|Date:||11 July 2016|
|Authors:||Daniel Rogger and Luke Sibieta|
|Publisher:||Institute for Fiscal Studies|
Reductions in budgets for public services are forcing all areas of government to consider how we best deliver public services to meet these new fiscal conditions. One potential solution is to engage citizens to assist in the production of services with government officials. This method, known as ‘co-production’, shares the burden of cost whilst capitalising on the skills of the citizenry.
The viability of this solution for government services in the UK is an open question. Generating empirical evidence and investigating the appropriate design of such a scheme requires a government organisation ready to undertake the appropriate research. US states have frequently trialled different approaches to public service delivery, with successful examples taken up by other states. To date, however, there has been limited use of rigorous evaluation methods in evaluating the organisation of government in the UK and determining ‘what works’.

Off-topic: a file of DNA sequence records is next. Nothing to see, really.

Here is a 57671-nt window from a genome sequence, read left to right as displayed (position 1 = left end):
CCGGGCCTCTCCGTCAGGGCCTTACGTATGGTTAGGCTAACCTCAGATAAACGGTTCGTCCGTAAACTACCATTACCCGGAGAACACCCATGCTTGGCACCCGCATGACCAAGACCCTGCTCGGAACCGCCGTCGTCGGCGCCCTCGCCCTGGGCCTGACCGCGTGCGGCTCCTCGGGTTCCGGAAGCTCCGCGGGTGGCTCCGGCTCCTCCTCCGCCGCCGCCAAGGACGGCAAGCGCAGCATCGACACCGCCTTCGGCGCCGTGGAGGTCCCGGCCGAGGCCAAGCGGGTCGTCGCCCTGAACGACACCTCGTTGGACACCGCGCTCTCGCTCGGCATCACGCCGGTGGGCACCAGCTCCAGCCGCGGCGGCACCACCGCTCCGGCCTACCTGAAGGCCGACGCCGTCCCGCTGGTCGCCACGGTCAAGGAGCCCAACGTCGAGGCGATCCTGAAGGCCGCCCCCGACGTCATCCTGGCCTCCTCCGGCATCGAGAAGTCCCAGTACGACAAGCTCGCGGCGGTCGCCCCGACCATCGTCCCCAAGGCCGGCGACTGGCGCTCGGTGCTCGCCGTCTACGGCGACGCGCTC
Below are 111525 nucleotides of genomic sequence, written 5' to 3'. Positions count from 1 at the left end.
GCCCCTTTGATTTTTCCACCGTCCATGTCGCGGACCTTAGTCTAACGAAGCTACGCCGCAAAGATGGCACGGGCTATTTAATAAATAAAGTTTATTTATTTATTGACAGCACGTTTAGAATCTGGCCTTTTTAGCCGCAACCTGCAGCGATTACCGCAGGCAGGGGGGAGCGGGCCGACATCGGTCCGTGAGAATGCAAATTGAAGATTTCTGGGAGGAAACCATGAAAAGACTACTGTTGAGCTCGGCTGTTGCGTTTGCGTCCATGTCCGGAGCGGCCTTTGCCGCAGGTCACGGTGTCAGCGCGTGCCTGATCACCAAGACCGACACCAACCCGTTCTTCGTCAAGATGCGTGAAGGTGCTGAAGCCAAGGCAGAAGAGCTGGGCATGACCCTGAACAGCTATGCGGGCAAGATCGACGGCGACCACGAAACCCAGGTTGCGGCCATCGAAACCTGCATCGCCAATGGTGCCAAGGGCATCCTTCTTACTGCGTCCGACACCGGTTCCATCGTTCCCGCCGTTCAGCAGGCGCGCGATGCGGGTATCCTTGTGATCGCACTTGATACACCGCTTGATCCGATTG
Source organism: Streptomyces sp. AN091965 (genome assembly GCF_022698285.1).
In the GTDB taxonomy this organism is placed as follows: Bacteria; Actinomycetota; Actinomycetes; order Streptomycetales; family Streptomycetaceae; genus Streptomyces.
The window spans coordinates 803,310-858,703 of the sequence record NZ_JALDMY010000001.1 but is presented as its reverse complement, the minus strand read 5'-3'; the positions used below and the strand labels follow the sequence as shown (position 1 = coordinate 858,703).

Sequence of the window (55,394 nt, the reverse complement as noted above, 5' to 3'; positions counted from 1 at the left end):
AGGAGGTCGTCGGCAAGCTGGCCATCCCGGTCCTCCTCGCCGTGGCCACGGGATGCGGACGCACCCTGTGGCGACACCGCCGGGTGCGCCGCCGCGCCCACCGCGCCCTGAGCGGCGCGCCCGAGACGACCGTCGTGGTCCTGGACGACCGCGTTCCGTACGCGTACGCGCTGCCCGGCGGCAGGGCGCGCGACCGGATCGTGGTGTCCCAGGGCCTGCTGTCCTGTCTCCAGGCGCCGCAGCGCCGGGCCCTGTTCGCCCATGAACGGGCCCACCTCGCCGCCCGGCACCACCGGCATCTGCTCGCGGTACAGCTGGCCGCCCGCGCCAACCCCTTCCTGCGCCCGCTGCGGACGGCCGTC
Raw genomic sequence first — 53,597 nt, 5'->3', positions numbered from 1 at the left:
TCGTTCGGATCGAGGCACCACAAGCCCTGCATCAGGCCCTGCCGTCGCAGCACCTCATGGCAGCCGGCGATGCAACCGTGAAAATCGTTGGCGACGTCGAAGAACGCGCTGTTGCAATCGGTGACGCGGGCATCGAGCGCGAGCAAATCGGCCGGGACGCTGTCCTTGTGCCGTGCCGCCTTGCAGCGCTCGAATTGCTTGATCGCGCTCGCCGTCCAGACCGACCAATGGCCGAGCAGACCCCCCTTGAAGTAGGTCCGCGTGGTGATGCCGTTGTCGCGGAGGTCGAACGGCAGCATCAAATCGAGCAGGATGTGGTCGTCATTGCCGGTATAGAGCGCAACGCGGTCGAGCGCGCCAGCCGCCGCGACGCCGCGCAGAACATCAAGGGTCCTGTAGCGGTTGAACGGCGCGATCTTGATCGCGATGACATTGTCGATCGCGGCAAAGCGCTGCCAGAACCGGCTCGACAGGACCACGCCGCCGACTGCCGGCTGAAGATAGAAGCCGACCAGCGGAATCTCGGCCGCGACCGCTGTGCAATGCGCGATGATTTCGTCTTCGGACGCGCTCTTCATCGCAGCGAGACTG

The UK’s local councils have the potential to be laboratories for effective public policy in the same way as the US states are. In this project, we have partnered with Lambeth Council to design a randomised controlled trial that tests the efficacy of different incentives for citizens to involve themselves in the co-production of public services.